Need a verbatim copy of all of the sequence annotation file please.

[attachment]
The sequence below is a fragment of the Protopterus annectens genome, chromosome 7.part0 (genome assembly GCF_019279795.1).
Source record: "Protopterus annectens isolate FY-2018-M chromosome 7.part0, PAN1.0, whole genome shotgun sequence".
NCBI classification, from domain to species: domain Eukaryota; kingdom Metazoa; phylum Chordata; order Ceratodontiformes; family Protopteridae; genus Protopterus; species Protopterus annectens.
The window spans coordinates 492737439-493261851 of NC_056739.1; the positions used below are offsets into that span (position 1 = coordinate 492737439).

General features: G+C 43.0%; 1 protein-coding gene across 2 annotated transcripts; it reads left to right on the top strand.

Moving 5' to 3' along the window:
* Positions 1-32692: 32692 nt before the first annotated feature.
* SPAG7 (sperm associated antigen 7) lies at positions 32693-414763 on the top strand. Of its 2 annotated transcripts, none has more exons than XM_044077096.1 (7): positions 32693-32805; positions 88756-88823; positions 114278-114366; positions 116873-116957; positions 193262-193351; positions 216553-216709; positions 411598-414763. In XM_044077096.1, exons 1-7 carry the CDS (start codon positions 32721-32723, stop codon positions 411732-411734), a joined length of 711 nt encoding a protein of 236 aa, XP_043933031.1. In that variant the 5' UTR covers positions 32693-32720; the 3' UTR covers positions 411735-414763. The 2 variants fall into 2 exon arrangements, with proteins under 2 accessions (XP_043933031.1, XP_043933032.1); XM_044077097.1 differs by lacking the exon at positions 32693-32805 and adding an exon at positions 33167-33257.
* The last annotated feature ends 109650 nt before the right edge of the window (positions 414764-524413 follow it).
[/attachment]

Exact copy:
The sequence below is a fragment of the Protopterus annectens genome, chromosome 7.part0 (genome assembly GCF_019279795.1).
Source record: "Protopterus annectens isolate FY-2018-M chromosome 7.part0, PAN1.0, whole genome shotgun sequence".
NCBI classification, from domain to species: domain Eukaryota; kingdom Metazoa; phylum Chordata; order Ceratodontiformes; family Protopteridae; genus Protopterus; species Protopterus annectens.
The window spans coordinates 492737439-493261851 of NC_056739.1; the positions used below are offsets into that span (position 1 = coordinate 492737439).

General features: G+C 43.0%; 1 protein-coding gene across 2 annotated transcripts; it reads left to right on the top strand.

Moving 5' to 3' along the window:
* Positions 1-32692: 32692 nt before the first annotated feature.
* SPAG7 (sperm associated antigen 7) lies at positions 32693-414763 on the top strand. Of its 2 annotated transcripts, none has more exons than XM_044077096.1 (7): positions 32693-32805; positions 88756-88823; positions 114278-114366; positions 116873-116957; positions 193262-193351; positions 216553-216709; positions 411598-414763. In XM_044077096.1, exons 1-7 carry the CDS (start codon positions 32721-32723, stop codon positions 411732-411734), a joined length of 711 nt encoding a protein of 236 aa, XP_043933031.1. In that variant the 5' UTR covers positions 32693-32720; the 3' UTR covers positions 411735-414763. The 2 variants fall into 2 exon arrangements, with proteins under 2 accessions (XP_043933031.1, XP_043933032.1); XM_044077097.1 differs by lacking the exon at positions 32693-32805 and adding an exon at positions 33167-33257.
* The last annotated feature ends 109650 nt before the right edge of the window (positions 414764-524413 follow it).